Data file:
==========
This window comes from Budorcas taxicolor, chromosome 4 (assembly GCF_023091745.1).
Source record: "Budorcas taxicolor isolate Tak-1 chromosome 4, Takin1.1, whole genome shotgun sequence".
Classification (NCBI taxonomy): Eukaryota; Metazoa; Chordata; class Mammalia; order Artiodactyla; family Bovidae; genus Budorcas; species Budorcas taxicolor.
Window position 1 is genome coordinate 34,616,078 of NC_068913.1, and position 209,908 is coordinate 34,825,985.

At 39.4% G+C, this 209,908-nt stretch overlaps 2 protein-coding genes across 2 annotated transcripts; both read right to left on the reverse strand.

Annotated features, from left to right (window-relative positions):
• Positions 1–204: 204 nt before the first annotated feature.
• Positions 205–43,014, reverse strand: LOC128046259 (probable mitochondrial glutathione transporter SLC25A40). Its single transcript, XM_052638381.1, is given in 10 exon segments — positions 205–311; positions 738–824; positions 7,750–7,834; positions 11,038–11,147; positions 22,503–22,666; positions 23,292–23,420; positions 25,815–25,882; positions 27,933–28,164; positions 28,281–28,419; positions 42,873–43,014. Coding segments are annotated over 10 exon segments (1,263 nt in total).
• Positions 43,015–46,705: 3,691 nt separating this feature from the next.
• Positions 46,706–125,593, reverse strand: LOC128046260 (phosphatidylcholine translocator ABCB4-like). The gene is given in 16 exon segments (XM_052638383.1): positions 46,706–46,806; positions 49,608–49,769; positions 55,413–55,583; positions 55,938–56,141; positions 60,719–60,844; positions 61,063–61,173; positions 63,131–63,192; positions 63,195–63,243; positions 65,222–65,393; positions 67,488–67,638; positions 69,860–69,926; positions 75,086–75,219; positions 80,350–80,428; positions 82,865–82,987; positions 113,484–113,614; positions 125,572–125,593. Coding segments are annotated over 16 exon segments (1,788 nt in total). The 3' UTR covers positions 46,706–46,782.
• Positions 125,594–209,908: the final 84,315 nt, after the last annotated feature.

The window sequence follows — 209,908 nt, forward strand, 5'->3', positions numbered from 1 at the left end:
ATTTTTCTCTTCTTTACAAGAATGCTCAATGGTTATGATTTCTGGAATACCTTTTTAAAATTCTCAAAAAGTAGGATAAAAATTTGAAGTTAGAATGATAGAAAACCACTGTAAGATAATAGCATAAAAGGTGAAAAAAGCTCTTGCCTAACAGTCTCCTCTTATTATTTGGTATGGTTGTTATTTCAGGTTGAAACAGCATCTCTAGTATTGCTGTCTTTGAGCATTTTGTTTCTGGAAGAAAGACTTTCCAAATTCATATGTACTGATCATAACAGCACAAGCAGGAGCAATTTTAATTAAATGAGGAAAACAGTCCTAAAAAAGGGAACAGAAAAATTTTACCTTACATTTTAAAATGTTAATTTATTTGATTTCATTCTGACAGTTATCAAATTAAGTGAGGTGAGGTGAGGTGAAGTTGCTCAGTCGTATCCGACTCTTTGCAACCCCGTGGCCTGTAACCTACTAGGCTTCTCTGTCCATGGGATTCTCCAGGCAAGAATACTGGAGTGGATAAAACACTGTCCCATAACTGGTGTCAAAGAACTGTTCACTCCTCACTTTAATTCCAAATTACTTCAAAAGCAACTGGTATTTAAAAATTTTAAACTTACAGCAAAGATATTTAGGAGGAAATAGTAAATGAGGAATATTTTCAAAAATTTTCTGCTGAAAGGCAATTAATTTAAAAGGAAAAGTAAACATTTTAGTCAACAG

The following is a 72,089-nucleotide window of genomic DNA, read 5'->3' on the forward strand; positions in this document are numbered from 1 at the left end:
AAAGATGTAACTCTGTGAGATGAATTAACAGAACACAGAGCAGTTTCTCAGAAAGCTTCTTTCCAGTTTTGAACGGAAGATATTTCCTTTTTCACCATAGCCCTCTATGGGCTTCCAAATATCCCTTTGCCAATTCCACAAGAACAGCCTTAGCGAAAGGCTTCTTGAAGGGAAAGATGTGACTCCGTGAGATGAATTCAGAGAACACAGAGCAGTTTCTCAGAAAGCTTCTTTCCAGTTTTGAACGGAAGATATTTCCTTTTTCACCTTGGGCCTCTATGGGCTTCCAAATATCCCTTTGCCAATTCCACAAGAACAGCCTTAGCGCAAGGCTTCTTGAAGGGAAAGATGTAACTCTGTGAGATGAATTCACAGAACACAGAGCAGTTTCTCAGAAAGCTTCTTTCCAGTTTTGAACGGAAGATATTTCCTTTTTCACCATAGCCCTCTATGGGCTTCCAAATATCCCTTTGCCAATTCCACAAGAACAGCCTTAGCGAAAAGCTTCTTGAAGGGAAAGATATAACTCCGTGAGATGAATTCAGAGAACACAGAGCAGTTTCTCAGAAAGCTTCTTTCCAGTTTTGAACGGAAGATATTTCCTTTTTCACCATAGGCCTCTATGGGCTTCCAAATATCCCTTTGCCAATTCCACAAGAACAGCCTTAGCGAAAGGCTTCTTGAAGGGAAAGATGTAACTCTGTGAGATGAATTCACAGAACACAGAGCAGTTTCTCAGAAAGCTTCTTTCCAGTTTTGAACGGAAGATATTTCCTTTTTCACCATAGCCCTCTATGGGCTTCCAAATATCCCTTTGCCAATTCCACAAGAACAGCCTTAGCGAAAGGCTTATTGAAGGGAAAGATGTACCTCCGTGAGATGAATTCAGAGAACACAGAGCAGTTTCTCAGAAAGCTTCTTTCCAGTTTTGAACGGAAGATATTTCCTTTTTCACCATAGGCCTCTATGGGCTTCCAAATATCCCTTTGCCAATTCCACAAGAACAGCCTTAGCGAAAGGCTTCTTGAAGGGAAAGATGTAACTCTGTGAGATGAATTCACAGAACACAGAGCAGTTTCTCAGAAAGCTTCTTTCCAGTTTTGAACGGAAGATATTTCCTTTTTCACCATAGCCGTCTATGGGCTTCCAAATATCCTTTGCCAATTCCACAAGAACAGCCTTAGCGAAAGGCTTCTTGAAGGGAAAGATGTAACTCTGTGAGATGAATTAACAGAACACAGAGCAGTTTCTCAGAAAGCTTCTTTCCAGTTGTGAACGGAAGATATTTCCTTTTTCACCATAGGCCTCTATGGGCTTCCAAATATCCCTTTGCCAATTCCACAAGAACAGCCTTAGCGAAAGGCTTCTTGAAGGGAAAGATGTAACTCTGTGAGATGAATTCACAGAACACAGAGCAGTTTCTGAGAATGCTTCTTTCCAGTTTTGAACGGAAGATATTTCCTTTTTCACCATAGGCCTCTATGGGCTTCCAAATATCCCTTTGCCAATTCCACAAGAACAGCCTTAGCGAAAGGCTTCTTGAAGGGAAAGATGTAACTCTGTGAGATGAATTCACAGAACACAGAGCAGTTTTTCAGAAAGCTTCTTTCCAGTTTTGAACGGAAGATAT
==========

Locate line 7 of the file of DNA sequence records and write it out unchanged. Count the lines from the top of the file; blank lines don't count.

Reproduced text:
• Positions 1–204: 204 nt before the first annotated feature.